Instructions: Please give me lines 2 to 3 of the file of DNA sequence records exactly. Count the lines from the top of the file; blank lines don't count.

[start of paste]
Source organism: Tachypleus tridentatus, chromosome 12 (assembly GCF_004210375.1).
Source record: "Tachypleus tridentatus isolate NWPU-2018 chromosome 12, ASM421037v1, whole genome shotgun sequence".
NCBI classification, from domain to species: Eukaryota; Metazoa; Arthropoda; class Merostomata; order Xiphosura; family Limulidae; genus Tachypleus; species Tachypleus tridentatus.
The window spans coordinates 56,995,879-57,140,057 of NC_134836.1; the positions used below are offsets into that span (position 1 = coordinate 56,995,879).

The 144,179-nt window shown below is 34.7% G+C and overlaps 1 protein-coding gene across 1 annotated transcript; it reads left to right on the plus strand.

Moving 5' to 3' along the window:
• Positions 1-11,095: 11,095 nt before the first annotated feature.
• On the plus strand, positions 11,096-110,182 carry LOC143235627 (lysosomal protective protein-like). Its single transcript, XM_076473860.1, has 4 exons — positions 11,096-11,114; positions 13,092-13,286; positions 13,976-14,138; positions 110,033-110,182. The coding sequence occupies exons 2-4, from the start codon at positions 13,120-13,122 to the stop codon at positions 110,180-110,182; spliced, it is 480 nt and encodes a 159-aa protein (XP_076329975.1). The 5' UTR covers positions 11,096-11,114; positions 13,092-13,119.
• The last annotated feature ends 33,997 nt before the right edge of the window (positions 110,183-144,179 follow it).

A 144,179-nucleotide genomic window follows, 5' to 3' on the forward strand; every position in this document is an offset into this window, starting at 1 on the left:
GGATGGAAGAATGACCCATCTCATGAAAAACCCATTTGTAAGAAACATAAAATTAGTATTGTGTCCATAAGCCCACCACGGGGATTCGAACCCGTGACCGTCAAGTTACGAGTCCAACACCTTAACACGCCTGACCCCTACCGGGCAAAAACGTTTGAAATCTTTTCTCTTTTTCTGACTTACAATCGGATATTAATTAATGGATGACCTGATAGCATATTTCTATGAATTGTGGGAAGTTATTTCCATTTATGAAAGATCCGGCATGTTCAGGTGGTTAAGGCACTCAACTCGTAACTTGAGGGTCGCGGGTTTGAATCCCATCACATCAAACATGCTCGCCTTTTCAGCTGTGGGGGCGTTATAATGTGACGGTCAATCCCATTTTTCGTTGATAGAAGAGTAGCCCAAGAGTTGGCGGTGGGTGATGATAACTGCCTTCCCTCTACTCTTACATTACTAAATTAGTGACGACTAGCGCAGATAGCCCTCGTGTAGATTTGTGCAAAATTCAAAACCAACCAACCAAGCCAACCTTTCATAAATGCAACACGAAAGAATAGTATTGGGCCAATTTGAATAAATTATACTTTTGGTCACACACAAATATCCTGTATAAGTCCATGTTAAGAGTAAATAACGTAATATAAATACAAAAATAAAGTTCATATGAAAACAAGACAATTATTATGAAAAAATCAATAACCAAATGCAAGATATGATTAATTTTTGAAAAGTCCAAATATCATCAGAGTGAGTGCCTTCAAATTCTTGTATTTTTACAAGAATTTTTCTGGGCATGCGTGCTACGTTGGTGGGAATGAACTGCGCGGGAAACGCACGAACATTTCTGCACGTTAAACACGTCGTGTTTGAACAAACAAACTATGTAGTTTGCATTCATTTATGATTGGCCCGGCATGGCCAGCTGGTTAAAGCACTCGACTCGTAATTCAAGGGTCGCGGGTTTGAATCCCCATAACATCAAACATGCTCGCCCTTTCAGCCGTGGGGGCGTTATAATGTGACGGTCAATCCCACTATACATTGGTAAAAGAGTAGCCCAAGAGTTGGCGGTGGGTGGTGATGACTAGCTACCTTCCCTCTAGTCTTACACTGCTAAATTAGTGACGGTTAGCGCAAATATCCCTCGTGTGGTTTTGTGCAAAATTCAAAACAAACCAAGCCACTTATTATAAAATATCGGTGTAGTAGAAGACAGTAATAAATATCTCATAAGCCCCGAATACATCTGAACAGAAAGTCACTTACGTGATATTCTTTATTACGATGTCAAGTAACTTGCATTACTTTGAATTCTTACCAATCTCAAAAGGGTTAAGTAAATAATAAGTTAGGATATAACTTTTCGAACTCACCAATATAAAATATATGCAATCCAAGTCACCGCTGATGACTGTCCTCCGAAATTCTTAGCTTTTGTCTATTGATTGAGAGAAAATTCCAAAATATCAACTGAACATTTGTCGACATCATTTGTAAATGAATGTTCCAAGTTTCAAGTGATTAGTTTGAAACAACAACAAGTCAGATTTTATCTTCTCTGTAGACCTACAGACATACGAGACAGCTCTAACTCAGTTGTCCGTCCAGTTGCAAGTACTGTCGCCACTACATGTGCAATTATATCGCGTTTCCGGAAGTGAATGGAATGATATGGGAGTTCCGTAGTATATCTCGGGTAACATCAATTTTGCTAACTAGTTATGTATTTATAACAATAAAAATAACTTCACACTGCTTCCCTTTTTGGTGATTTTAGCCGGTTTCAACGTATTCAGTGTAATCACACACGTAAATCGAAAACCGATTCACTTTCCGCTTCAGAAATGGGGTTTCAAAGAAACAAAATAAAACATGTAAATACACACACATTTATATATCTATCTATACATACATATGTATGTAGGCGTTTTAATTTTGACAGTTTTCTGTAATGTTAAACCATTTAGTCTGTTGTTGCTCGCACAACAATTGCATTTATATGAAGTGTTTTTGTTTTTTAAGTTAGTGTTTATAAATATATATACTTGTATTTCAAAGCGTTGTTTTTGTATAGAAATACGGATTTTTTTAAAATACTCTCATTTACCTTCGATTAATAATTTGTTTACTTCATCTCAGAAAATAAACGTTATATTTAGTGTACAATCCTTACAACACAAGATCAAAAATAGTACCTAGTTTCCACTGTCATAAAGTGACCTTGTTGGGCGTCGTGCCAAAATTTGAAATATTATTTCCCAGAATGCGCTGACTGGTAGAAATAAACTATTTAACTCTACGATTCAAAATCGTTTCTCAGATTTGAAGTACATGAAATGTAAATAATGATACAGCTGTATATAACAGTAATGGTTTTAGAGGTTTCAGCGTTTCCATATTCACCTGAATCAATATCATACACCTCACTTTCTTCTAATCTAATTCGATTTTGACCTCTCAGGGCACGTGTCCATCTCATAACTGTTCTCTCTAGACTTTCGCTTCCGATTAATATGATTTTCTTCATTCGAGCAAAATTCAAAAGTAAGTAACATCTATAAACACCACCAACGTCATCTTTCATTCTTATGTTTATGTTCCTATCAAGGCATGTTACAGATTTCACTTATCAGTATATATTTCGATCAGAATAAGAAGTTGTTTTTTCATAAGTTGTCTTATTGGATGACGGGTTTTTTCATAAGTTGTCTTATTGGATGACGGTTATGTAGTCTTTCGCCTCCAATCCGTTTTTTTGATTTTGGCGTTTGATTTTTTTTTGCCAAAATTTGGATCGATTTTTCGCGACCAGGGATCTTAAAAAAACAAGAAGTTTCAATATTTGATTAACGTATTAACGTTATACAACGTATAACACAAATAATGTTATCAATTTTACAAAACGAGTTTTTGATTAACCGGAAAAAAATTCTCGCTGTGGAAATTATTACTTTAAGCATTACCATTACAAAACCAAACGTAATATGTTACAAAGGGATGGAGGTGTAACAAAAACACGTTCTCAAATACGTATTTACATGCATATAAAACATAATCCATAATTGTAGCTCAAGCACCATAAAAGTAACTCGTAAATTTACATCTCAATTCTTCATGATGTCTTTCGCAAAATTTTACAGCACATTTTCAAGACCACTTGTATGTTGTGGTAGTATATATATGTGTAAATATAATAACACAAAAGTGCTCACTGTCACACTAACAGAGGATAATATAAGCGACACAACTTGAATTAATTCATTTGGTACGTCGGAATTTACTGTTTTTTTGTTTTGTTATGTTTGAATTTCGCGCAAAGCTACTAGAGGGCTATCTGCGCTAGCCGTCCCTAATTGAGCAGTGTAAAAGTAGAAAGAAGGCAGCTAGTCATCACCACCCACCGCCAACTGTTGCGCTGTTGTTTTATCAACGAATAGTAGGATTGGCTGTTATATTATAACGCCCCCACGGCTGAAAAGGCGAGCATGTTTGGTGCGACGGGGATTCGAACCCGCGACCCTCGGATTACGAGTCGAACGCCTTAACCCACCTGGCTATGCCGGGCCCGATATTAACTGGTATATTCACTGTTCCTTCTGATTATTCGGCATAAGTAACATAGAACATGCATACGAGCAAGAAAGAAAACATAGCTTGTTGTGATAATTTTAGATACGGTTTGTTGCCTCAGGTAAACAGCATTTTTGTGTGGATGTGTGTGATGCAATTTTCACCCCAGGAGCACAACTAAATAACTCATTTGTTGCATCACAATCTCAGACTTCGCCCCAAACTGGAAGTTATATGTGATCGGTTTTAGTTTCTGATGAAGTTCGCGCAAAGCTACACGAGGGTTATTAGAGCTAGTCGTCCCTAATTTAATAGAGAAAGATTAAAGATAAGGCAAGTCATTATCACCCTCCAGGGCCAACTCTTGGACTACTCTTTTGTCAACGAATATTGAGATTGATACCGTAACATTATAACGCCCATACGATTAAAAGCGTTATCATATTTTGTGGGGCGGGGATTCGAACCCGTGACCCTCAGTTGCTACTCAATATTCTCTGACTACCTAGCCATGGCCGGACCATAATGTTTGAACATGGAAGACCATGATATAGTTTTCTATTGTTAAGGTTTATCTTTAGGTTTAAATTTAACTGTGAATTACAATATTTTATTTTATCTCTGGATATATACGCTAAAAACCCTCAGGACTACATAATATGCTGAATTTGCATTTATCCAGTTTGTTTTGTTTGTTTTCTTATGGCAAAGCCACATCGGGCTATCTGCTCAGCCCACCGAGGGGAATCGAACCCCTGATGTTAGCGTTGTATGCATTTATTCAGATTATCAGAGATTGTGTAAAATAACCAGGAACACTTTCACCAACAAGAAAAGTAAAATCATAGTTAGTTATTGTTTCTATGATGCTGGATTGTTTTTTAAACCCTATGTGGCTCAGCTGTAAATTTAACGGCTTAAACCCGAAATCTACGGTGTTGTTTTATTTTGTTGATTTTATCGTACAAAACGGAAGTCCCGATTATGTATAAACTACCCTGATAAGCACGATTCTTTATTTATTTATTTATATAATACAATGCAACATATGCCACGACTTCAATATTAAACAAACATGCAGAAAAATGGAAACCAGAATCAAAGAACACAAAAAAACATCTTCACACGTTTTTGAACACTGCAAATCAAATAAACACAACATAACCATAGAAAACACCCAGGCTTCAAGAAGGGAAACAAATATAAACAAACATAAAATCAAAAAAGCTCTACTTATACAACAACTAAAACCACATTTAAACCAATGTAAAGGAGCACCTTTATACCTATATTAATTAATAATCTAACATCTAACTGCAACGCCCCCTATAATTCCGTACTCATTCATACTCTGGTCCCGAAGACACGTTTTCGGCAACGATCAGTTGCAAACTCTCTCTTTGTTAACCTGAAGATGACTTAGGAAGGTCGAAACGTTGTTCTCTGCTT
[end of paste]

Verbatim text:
Source record: "Tachypleus tridentatus isolate NWPU-2018 chromosome 12, ASM421037v1, whole genome shotgun sequence".
NCBI classification, from domain to species: Eukaryota; Metazoa; Arthropoda; class Merostomata; order Xiphosura; family Limulidae; genus Tachypleus; species Tachypleus tridentatus.